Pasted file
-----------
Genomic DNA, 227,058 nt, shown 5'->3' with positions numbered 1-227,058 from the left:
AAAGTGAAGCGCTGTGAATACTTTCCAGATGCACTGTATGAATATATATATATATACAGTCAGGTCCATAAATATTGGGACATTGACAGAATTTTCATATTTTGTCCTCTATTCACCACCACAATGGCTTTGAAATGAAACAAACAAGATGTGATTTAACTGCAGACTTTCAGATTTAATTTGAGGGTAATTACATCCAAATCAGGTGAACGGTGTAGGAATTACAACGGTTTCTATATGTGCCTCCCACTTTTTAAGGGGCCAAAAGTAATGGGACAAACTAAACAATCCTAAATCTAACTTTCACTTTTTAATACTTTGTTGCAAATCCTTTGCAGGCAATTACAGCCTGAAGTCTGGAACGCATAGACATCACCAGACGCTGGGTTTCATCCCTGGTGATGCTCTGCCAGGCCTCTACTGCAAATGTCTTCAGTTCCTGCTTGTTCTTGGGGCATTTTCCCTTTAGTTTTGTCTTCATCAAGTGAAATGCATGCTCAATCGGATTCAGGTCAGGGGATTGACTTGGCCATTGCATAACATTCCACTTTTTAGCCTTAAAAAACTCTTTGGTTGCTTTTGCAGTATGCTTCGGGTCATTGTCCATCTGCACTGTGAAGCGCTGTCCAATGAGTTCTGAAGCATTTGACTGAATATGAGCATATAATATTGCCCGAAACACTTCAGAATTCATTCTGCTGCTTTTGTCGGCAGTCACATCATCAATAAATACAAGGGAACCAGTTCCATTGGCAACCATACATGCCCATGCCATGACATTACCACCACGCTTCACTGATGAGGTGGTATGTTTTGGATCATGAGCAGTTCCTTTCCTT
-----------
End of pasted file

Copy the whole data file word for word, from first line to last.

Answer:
Genomic DNA, 227,058 nt, shown 5'->3' with positions numbered 1-227,058 from the left:
AAAGTGAAGCGCTGTGAATACTTTCCAGATGCACTGTATGAATATATATATATATACAGTCAGGTCCATAAATATTGGGACATTGACAGAATTTTCATATTTTGTCCTCTATTCACCACCACAATGGCTTTGAAATGAAACAAACAAGATGTGATTTAACTGCAGACTTTCAGATTTAATTTGAGGGTAATTACATCCAAATCAGGTGAACGGTGTAGGAATTACAACGGTTTCTATATGTGCCTCCCACTTTTTAAGGGGCCAAAAGTAATGGGACAAACTAAACAATCCTAAATCTAACTTTCACTTTTTAATACTTTGTTGCAAATCCTTTGCAGGCAATTACAGCCTGAAGTCTGGAACGCATAGACATCACCAGACGCTGGGTTTCATCCCTGGTGATGCTCTGCCAGGCCTCTACTGCAAATGTCTTCAGTTCCTGCTTGTTCTTGGGGCATTTTCCCTTTAGTTTTGTCTTCATCAAGTGAAATGCATGCTCAATCGGATTCAGGTCAGGGGATTGACTTGGCCATTGCATAACATTCCACTTTTTAGCCTTAAAAAACTCTTTGGTTGCTTTTGCAGTATGCTTCGGGTCATTGTCCATCTGCACTGTGAAGCGCTGTCCAATGAGTTCTGAAGCATTTGACTGAATATGAGCATATAATATTGCCCGAAACACTTCAGAATTCATTCTGCTGCTTTTGTCGGCAGTCACATCATCAATAAATACAAGGGAACCAGTTCCATTGGCAACCATACATGCCCATGCCATGACATTACCACCACGCTTCACTGATGAGGTGGTATGTTTTGGATCATGAGCAGTTCCTTTCCTT